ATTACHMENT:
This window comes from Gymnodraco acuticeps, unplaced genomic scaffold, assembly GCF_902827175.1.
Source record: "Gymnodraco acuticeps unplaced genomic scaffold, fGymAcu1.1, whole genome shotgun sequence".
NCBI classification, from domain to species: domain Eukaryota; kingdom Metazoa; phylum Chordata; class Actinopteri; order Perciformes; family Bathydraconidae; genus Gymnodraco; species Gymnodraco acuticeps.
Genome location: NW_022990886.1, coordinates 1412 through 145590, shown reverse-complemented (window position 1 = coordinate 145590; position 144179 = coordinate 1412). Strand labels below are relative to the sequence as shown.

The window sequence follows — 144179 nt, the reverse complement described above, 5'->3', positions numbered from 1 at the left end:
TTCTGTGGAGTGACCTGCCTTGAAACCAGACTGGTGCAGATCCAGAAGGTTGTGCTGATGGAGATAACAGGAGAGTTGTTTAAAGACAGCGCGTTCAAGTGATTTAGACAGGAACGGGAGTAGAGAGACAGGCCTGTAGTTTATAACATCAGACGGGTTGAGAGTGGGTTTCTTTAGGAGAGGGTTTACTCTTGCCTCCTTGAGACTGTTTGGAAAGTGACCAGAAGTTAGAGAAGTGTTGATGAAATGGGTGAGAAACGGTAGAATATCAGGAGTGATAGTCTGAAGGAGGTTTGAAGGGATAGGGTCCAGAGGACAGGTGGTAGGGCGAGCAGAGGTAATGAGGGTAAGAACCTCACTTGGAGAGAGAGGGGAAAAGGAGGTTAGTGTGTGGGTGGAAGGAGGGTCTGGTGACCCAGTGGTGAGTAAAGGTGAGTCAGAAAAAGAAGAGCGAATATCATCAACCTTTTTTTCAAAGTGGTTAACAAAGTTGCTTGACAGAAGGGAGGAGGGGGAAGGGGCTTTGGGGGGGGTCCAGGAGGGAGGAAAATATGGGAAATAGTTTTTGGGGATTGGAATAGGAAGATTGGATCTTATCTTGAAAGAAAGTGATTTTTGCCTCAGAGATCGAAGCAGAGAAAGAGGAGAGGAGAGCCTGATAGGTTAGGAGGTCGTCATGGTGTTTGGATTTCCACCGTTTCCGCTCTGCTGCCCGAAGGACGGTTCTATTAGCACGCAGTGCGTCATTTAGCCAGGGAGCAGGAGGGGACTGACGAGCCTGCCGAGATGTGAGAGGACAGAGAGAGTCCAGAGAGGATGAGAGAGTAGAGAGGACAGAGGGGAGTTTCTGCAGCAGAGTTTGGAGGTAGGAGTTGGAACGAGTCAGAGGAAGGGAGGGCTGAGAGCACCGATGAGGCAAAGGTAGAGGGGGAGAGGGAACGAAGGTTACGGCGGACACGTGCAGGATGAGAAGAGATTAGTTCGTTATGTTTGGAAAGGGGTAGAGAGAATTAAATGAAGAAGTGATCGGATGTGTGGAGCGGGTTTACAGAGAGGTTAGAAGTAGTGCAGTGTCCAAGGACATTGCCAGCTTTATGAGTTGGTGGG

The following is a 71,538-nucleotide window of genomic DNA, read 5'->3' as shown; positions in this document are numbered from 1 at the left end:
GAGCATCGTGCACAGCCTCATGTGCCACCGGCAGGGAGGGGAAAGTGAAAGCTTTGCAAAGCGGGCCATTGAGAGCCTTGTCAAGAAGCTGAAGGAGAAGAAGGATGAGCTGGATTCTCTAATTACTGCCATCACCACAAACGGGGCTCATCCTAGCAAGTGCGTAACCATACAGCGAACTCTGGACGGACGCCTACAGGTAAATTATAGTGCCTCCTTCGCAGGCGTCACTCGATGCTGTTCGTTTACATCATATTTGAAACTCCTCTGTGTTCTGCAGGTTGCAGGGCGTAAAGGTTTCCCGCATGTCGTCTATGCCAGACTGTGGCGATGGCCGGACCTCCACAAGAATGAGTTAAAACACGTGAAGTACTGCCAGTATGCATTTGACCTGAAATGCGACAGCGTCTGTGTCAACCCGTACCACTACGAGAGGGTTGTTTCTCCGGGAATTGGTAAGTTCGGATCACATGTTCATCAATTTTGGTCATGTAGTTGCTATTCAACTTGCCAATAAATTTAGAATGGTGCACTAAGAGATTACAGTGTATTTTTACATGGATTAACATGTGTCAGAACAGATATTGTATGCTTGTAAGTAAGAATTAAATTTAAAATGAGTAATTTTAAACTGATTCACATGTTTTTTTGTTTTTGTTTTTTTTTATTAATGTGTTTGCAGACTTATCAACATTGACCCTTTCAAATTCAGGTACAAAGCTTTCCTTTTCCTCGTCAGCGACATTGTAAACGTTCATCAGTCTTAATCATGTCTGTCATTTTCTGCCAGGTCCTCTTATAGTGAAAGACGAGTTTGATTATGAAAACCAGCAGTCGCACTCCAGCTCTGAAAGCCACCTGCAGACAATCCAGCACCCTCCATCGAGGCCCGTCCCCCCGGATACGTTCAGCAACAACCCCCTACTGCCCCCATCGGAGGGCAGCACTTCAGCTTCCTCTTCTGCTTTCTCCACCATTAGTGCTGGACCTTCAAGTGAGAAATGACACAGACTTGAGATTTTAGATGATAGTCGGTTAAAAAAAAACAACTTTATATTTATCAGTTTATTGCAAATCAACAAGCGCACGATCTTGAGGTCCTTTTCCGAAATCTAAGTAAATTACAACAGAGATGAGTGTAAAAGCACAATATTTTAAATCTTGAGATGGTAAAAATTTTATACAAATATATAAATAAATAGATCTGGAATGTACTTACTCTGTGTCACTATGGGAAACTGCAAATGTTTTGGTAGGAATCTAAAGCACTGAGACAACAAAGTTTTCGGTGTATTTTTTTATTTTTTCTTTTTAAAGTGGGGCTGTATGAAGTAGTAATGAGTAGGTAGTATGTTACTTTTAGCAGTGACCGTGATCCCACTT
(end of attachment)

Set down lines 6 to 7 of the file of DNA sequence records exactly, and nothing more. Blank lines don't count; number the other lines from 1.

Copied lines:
TTCTGTGGAGTGACCTGCCTTGAAACCAGACTGGTGCAGATCCAGAAGGTTGTGCTGATGGAGATAACAGGAGAGTTGTTTAAAGACAGCGCGTTCAAGTGATTTAGACAGGAACGGGAGTAGAGAGACAGGCCTGTAGTTTATAACATCAGACGGGTTGAGAGTGGGTTTCTTTAGGAGAGGGTTTACTCTTGCCTCCTTGAGACTGTTTGGAAAGTGACCAGAAGTTAGAGAAGTGTTGATGAAATGGGTGAGAAACGGTAGAATATCAGGAGTGATAGTCTGAAGGAGGTTTGAAGGGATAGGGTCCAGAGGACAGGTGGTAGGGCGAGCAGAGGTAATGAGGGTAAGAACCTCACTTGGAGAGAGAGGGGAAAAGGAGGTTAGTGTGTGGGTGGAAGGAGGGTCTGGTGACCCAGTGGTGAGTAAAGGTGAGTCAGAAAAAGAAGAGCGAATATCATCAACCTTTTTTTCAAAGTGGTTAACAAAGTTGCTTGACAGAAGGGAGGAGGGGGAAGGGGCTTTGGGGGGGGTCCAGGAGGGAGGAAAATATGGGAAATAGTTTTTGGGGATTGGAATAGGAAGATTGGATCTTATCTTGAAAGAAAGTGATTTTTGCCTCAGAGATCGAAGCAGAGAAAGAGGAGAGGAGAGCCTGATAGGTTAGGAGGTCGTCATGGTGTTTGGATTTCCACCGTTTCCGCTCTGCTGCCCGAAGGACGGTTCTATTAGCACGCAGTGCGTCATTTAGCCAGGGAGCAGGAGGGGACTGACGAGCCTGCCGAGATGTGAGAGGACAGAGAGAGTCCAGAGAGGATGAGAGAGTAGAGAGGACAGAGGGGAGTTTCTGCAGCAGAGTTTGGAGGTAGGAGTTGGAACGAGTCAGAGGAAGGGAGGGCTGAGAGCACCGATGAGGCAAAGGTAGAGGGGGAGAGGGAACGAAGGTTACGGCGGACACGTGCAGGATGAGAAGAGATTAGTTCGTTATGTTTGGAAAGGGGTAGAGAGAATTAAATGAAGAAGTGATCGGATGTGTGGAGCGGGTTTACAGAGAGGTTAGAAGTAGTGCAGTGTCCAAGGACATTGCCAGCTTTATGAGTTGGTGGG

The following is a 71,538-nucleotide window of genomic DNA, read 5'->3' as shown; positions in this document are numbered from 1 at the left end: